Sunday, July 25, 2010

Mbewa

Catching mice is a common activity for rural boys in much of Southern Africa. In Lesotho for example is a seasonal tradition and here in Malawi it appears to be quite common. I caught up with a few boys digging for mice – Mbewa- the other day. They were keen to show me their haul which they dig out of the rodents subterranean tunnels and pound them with cupped hands before the mice can make their escape. These are then roasted on sticks and enjoyed, although not yet by me....


These guys were quite keen to get their photograph taken with their prize. The gang was led by two feisty little guys who were clearly the ones making the decisions’. While taking some photos one grabbed my arm sharply and then indignantly said “Hey, I am not an orphan!” I must have looked confused at the his proclamation and he boldly restated “I am NOT an orphan!” to which his other precocious ring leader buddy said, “yes, me too, I am not an orphan...I have TWO parents! OK?”. Looking a bit annoyed with me I answered, “well I wasn’t here to know if you are orphans, I wanted to see what you were catching. I am also a hunter and want to see what you are hunting.” This seemed to impress them at which time he asked to have my camera... So I had my go at digging for mbewa, much to their amusement.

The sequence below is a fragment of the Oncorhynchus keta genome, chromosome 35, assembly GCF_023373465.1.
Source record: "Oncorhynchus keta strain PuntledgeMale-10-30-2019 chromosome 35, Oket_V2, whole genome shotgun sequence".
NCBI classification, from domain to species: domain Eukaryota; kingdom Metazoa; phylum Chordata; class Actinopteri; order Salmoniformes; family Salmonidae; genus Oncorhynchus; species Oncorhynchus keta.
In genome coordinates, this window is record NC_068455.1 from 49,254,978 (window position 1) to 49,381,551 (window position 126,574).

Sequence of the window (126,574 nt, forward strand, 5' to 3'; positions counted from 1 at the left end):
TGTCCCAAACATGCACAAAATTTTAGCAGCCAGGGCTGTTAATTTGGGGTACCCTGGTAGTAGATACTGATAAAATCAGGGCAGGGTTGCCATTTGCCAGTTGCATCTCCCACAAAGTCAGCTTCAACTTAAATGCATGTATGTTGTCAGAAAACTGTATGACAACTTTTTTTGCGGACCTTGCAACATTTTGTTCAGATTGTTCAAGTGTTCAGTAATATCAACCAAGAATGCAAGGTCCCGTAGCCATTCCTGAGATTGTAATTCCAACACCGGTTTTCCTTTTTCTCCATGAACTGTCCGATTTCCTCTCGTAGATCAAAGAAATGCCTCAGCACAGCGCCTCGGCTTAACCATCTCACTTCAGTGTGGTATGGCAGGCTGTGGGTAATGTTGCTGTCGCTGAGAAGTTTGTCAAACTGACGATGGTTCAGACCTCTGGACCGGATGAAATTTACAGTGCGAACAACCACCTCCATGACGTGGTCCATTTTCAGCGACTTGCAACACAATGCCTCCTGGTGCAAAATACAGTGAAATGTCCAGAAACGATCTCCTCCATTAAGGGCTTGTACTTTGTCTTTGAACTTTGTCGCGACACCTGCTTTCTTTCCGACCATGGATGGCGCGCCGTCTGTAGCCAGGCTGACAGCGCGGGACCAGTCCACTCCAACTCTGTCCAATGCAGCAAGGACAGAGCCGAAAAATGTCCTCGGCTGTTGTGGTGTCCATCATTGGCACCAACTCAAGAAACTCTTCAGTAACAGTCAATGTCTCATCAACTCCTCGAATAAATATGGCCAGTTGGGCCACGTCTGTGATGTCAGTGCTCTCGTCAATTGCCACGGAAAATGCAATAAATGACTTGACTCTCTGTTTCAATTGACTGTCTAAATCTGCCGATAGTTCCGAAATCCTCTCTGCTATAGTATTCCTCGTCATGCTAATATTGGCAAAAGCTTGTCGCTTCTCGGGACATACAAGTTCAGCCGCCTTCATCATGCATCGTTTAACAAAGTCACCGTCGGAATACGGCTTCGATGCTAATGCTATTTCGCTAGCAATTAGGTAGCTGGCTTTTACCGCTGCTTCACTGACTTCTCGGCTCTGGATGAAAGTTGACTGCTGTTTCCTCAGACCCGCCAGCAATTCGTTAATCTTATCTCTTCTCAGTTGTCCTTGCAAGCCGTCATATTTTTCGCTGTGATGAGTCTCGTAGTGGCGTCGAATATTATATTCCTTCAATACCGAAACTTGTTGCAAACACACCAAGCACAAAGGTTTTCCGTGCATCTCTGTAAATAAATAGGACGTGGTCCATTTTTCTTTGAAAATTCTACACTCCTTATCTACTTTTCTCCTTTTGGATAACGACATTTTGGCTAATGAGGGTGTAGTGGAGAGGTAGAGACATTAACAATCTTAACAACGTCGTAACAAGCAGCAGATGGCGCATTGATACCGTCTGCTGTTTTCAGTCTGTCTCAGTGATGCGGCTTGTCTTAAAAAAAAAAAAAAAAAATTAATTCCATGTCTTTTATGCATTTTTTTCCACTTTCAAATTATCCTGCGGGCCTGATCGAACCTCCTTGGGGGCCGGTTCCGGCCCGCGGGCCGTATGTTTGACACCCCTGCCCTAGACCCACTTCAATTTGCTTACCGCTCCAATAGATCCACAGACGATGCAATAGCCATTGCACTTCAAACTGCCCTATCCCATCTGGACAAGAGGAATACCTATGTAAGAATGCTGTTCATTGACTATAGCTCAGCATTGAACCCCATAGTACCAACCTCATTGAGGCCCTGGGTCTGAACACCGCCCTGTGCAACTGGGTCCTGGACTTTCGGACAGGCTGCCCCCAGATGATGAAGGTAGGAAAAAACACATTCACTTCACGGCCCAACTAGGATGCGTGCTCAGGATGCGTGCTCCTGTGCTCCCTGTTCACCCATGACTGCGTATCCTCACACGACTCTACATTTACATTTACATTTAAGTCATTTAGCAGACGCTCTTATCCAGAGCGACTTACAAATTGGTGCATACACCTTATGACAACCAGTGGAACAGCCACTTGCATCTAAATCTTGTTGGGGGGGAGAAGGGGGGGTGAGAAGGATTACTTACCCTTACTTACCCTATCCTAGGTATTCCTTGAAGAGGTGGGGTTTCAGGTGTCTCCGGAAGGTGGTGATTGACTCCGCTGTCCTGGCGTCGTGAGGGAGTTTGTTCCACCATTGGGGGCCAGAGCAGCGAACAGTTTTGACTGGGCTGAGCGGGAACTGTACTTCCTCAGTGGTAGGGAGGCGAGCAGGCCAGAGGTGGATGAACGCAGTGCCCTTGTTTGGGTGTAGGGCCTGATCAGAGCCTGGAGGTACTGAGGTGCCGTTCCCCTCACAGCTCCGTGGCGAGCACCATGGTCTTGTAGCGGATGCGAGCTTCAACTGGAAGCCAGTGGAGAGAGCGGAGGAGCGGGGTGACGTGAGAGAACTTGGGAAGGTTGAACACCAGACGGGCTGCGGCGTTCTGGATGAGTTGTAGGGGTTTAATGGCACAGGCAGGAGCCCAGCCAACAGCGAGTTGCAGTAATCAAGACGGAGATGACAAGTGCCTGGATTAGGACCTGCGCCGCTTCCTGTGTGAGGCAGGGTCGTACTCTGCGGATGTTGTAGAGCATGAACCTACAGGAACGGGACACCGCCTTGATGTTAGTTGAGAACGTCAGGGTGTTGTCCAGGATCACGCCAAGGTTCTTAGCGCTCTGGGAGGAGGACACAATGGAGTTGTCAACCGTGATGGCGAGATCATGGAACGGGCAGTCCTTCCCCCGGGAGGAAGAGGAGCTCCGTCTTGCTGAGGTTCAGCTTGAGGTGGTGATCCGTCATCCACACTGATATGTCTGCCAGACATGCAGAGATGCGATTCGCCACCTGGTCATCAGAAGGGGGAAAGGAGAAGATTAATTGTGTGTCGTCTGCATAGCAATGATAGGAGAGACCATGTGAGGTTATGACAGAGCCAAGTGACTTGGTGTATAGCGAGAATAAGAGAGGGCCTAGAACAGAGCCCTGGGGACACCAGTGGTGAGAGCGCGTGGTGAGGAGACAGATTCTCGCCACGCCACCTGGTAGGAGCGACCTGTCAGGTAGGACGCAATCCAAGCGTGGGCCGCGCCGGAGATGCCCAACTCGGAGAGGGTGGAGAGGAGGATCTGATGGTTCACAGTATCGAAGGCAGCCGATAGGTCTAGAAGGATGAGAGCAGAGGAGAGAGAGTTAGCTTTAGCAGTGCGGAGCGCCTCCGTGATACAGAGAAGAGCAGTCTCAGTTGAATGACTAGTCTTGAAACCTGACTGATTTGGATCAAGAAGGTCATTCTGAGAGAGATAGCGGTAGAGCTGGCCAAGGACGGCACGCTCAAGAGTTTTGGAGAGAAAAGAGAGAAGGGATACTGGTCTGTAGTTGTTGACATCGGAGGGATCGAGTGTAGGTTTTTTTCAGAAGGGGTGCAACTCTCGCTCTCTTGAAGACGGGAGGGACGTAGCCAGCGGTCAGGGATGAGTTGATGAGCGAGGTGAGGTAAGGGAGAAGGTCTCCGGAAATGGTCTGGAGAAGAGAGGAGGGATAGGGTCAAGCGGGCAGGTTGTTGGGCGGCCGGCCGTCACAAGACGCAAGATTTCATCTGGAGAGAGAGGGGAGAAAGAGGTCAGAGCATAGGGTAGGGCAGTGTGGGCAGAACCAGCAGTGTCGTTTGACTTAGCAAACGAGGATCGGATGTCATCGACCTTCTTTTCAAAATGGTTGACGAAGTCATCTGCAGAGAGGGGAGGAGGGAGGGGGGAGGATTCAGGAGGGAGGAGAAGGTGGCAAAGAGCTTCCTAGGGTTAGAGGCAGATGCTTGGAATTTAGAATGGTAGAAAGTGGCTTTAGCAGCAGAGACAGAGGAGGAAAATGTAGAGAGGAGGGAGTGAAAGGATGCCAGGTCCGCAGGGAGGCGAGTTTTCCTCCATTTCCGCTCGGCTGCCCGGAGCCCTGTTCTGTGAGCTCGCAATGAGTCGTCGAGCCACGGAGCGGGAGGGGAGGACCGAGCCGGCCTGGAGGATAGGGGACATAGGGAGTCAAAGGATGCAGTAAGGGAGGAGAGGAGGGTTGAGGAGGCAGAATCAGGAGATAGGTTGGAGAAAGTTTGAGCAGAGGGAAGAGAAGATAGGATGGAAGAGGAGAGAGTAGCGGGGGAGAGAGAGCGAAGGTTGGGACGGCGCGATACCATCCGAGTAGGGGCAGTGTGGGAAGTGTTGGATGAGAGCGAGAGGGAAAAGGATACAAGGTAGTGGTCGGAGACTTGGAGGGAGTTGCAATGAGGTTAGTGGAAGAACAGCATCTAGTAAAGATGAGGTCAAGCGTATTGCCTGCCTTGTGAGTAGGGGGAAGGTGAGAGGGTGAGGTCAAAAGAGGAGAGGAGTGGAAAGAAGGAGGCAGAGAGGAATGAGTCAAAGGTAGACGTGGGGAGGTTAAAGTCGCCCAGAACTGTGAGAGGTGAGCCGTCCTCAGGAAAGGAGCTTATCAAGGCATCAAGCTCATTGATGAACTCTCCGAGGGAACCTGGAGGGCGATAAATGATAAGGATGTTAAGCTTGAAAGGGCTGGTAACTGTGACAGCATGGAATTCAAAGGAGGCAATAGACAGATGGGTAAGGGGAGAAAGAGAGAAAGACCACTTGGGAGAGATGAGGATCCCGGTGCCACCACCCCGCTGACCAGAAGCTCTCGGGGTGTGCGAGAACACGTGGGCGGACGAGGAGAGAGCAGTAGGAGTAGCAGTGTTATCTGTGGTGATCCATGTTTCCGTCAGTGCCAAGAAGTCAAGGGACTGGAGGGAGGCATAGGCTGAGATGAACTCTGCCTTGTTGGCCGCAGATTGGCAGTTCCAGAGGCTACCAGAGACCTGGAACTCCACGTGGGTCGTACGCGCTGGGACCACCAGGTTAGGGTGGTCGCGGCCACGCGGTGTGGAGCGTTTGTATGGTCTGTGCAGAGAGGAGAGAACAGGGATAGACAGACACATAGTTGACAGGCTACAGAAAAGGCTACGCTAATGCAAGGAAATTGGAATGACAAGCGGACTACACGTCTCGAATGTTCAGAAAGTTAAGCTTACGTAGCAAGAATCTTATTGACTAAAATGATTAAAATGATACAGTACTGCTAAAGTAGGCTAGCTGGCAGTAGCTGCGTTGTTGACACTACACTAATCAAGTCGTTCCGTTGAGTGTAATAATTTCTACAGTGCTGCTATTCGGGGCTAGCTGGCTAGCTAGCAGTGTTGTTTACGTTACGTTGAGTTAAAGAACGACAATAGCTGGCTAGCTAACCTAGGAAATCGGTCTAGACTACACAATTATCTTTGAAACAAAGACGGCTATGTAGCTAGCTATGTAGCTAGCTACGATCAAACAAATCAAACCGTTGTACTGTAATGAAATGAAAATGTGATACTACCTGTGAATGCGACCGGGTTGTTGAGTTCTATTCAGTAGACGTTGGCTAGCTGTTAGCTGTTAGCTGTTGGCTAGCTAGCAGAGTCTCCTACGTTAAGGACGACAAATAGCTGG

This orphan story got me thinking and was further highlighted by a second orphan story some 2 weeks later. I was returning from a short evening hike, near my house when I guy in his late teens/early 20’s shouts “hey mister, hey there”. He is dressed in what looks like a guard’s or watchmen’s uniform so i think that perhaps he works on campus, has seen me at the guesthouse and wants to walk the last few hundred meters and chat. “Hi, how are you?” I reply. “Orphan care” he says, pointing at me. “Huh”, I didn’t understand what he was saying. “Orphan care, you, give me orphan care for trousers”. I declined and we said goodbye and he went smiling on his way.

After these events I wonder if many rural Malawians think foreigners see most young people as orphans? There a lot of foreign volunteers here and I fear that too many think of every rural personal as down and out and rural people are getting used to being treated as such. I am not down down-playing the severity or rural poverty or the incidence of orphans, but I have often questioned the relationship between short-term foreign volunteers and rural communities. Mutual misunderstandings’, relative depravation, cultural dogma and the ‘received wisdom’ of what the rural poor want and need seemed to have shaped a particular relationship between each of these parties that I don’t think is helping the rural poor in the long run, but more on this later...

©Brian Joubert

1 comment:

  1. I would blame the fixation with Orphans and orphan care in Malawi on Madonna and her adoptee

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